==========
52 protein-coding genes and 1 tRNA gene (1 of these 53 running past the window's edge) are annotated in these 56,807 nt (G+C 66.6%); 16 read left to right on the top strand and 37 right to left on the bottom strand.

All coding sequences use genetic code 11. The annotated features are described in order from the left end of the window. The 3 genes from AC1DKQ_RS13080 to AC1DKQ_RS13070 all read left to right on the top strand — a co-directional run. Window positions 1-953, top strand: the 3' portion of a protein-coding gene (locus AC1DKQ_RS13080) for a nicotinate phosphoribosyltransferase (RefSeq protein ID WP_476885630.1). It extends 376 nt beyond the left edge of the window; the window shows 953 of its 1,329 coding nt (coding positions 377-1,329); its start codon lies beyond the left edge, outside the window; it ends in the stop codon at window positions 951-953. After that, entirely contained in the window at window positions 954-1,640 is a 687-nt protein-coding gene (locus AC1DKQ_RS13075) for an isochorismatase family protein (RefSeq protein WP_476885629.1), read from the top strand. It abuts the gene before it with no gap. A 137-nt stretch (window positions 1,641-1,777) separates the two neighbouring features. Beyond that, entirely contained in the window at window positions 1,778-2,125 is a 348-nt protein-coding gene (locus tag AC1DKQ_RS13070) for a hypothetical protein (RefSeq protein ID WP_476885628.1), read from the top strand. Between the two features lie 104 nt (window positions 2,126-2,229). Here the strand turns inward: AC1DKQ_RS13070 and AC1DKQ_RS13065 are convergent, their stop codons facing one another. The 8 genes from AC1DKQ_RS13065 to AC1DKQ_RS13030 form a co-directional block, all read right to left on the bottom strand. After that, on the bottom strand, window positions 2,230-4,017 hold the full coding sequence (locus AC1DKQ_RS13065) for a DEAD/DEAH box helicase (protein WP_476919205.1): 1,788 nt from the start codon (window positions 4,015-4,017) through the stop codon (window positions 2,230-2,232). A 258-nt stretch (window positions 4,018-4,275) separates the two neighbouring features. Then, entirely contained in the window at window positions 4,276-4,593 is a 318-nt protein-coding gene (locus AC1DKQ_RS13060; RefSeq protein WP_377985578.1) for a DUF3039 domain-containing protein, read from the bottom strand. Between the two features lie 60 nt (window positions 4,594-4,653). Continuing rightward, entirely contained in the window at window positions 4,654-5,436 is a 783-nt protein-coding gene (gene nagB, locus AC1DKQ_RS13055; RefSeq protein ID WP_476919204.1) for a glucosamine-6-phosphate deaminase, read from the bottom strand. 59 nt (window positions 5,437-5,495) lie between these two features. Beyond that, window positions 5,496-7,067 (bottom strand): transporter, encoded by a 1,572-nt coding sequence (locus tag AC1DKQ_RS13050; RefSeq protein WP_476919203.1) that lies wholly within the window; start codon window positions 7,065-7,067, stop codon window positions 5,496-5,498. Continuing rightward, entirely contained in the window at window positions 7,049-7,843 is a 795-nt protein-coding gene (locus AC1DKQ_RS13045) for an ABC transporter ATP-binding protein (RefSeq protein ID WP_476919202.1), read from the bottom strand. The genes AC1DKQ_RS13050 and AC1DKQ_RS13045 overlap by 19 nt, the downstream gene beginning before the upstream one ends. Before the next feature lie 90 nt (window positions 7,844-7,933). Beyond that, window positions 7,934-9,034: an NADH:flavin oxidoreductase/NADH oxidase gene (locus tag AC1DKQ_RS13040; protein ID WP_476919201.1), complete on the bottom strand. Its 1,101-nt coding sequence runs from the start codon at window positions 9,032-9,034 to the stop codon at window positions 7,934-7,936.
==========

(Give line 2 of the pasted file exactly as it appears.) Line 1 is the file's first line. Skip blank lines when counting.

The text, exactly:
All coding sequences use genetic code 11. The annotated features are described in order from the left end of the window. The 3 genes from AC1DKQ_RS13080 to AC1DKQ_RS13070 all read left to right on the top strand — a co-directional run. Window positions 1-953, top strand: the 3' portion of a protein-coding gene (locus AC1DKQ_RS13080) for a nicotinate phosphoribosyltransferase (RefSeq protein ID WP_476885630.1). It extends 376 nt beyond the left edge of the window; the window shows 953 of its 1,329 coding nt (coding positions 377-1,329); its start codon lies beyond the left edge, outside the window; it ends in the stop codon at window positions 951-953. After that, entirely contained in the window at window positions 954-1,640 is a 687-nt protein-coding gene (locus AC1DKQ_RS13075) for an isochorismatase family protein (RefSeq protein WP_476885629.1), read from the top strand. It abuts the gene before it with no gap. A 137-nt stretch (window positions 1,641-1,777) separates the two neighbouring features. Beyond that, entirely contained in the window at window positions 1,778-2,125 is a 348-nt protein-coding gene (locus tag AC1DKQ_RS13070) for a hypothetical protein (RefSeq protein ID WP_476885628.1), read from the top strand. Between the two features lie 104 nt (window positions 2,126-2,229). Here the strand turns inward: AC1DKQ_RS13070 and AC1DKQ_RS13065 are convergent, their stop codons facing one another. The 8 genes from AC1DKQ_RS13065 to AC1DKQ_RS13030 form a co-directional block, all read right to left on the bottom strand. After that, on the bottom strand, window positions 2,230-4,017 hold the full coding sequence (locus AC1DKQ_RS13065) for a DEAD/DEAH box helicase (protein WP_476919205.1): 1,788 nt from the start codon (window positions 4,015-4,017) through the stop codon (window positions 2,230-2,232). A 258-nt stretch (window positions 4,018-4,275) separates the two neighbouring features. Then, entirely contained in the window at window positions 4,276-4,593 is a 318-nt protein-coding gene (locus AC1DKQ_RS13060; RefSeq protein WP_377985578.1) for a DUF3039 domain-containing protein, read from the bottom strand. Between the two features lie 60 nt (window positions 4,594-4,653). Continuing rightward, entirely contained in the window at window positions 4,654-5,436 is a 783-nt protein-coding gene (gene nagB, locus AC1DKQ_RS13055; RefSeq protein ID WP_476919204.1) for a glucosamine-6-phosphate deaminase, read from the bottom strand. 59 nt (window positions 5,437-5,495) lie between these two features. Beyond that, window positions 5,496-7,067 (bottom strand): transporter, encoded by a 1,572-nt coding sequence (locus tag AC1DKQ_RS13050; RefSeq protein WP_476919203.1) that lies wholly within the window; start codon window positions 7,065-7,067, stop codon window positions 5,496-5,498. Continuing rightward, entirely contained in the window at window positions 7,049-7,843 is a 795-nt protein-coding gene (locus AC1DKQ_RS13045) for an ABC transporter ATP-binding protein (RefSeq protein ID WP_476919202.1), read from the bottom strand. The genes AC1DKQ_RS13050 and AC1DKQ_RS13045 overlap by 19 nt, the downstream gene beginning before the upstream one ends. Before the next feature lie 90 nt (window positions 7,844-7,933). Beyond that, window positions 7,934-9,034: an NADH:flavin oxidoreductase/NADH oxidase gene (locus tag AC1DKQ_RS13040; protein ID WP_476919201.1), complete on the bottom strand. Its 1,101-nt coding sequence runs from the start codon at window positions 9,032-9,034 to the stop codon at window positions 7,934-7,936.